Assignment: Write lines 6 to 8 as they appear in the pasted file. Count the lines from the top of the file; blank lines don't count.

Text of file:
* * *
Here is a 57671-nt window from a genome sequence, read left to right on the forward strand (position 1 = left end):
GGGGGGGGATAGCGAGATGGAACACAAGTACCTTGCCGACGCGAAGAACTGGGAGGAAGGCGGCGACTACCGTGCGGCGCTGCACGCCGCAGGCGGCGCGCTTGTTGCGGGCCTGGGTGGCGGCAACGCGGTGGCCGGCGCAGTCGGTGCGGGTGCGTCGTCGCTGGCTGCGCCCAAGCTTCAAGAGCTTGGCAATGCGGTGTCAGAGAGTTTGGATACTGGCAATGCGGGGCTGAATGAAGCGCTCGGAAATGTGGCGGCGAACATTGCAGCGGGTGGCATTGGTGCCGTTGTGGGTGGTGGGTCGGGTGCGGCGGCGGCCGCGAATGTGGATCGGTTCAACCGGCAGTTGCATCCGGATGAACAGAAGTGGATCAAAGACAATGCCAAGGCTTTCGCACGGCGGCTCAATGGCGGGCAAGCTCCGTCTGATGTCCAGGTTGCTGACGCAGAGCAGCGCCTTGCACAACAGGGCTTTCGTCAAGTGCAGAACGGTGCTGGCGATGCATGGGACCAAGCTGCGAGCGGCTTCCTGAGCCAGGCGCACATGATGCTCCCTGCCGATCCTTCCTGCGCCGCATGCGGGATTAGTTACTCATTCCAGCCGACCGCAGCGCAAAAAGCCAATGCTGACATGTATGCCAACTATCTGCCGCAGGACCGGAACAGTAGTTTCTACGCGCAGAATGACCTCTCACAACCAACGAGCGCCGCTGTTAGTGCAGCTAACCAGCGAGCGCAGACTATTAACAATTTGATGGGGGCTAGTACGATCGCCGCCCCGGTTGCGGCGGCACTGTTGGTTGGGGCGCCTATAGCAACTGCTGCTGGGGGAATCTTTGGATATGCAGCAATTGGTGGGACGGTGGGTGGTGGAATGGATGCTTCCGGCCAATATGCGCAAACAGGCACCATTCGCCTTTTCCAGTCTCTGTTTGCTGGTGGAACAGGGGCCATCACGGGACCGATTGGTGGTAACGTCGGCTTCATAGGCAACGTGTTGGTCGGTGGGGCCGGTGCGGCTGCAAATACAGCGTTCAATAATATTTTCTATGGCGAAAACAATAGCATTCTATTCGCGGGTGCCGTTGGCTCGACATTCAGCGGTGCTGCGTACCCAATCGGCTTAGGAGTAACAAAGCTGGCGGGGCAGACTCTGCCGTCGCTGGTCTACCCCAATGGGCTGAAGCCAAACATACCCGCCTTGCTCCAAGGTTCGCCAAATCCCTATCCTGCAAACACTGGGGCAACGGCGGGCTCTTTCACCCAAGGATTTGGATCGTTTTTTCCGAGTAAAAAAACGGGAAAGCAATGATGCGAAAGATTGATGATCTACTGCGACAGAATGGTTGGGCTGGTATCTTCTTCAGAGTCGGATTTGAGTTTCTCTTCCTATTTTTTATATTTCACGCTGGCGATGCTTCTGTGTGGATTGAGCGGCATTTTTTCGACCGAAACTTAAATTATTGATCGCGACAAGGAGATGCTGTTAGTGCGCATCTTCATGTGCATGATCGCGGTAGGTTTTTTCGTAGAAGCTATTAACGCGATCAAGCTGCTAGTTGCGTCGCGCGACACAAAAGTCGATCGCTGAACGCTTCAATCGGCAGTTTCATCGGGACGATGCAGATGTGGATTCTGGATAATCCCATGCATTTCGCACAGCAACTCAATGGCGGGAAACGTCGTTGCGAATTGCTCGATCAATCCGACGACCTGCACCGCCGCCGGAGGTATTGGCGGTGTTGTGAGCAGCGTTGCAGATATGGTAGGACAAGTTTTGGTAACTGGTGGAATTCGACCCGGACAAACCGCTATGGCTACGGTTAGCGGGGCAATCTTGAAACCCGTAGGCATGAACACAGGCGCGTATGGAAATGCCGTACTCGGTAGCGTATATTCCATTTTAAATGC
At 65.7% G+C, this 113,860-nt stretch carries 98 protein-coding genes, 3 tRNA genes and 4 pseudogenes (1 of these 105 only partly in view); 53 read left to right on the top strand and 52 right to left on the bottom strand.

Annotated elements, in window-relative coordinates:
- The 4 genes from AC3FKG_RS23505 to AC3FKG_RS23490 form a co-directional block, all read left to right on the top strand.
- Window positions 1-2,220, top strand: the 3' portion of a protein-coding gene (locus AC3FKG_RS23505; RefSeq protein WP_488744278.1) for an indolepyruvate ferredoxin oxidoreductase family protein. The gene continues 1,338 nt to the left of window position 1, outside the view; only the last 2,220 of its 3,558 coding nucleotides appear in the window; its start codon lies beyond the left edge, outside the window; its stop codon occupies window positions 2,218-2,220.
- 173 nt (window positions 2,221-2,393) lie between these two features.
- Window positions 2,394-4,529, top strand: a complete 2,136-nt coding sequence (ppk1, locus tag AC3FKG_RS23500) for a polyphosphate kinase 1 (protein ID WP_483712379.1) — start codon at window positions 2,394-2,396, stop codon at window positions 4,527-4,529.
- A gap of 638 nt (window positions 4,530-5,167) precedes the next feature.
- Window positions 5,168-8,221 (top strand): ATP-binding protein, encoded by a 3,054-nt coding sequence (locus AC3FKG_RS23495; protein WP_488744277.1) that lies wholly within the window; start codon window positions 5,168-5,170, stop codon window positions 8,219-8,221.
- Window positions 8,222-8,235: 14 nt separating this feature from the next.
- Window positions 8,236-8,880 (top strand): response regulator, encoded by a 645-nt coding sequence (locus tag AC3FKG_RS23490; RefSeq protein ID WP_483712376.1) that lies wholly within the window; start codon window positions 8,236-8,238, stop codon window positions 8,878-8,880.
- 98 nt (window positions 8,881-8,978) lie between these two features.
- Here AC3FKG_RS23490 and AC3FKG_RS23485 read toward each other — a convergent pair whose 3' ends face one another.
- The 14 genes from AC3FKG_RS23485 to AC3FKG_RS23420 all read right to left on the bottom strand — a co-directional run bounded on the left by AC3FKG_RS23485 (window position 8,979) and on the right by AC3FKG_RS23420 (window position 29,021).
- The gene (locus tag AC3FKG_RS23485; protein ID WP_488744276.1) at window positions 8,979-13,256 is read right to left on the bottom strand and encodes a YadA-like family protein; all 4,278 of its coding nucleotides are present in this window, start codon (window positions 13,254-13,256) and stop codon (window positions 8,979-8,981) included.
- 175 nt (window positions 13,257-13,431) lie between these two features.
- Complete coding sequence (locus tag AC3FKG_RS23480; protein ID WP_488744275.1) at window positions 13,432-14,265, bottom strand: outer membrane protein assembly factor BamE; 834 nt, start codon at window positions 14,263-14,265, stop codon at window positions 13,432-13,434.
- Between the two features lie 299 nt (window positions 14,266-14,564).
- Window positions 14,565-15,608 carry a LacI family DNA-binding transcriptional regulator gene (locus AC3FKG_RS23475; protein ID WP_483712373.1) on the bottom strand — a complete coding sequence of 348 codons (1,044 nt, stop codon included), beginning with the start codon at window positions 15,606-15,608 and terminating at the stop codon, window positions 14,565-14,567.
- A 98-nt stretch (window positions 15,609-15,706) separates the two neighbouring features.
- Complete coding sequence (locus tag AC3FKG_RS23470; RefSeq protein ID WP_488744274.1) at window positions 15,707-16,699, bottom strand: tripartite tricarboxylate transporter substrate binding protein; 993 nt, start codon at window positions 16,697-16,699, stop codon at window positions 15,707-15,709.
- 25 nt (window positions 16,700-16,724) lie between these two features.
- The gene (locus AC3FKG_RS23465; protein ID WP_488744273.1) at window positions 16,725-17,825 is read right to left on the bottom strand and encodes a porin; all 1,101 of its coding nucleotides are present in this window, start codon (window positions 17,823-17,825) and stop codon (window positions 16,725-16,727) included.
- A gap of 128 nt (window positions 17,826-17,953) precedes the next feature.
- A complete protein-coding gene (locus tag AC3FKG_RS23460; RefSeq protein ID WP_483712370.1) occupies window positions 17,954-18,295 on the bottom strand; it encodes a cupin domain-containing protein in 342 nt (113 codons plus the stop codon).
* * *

- Window positions 1-2,220, top strand: the 3' portion of a protein-coding gene (locus AC3FKG_RS23505; RefSeq protein WP_488744278.1) for an indolepyruvate ferredoxin oxidoreductase family protein. The gene continues 1,338 nt to the left of window position 1, outside the view; only the last 2,220 of its 3,558 coding nucleotides appear in the window; its start codon lies beyond the left edge, outside the window; its stop codon occupies window positions 2,218-2,220.
- 173 nt (window positions 2,221-2,393) lie between these two features.
- Window positions 2,394-4,529, top strand: a complete 2,136-nt coding sequence (ppk1, locus tag AC3FKG_RS23500) for a polyphosphate kinase 1 (protein ID WP_483712379.1) — start codon at window positions 2,394-2,396, stop codon at window positions 4,527-4,529.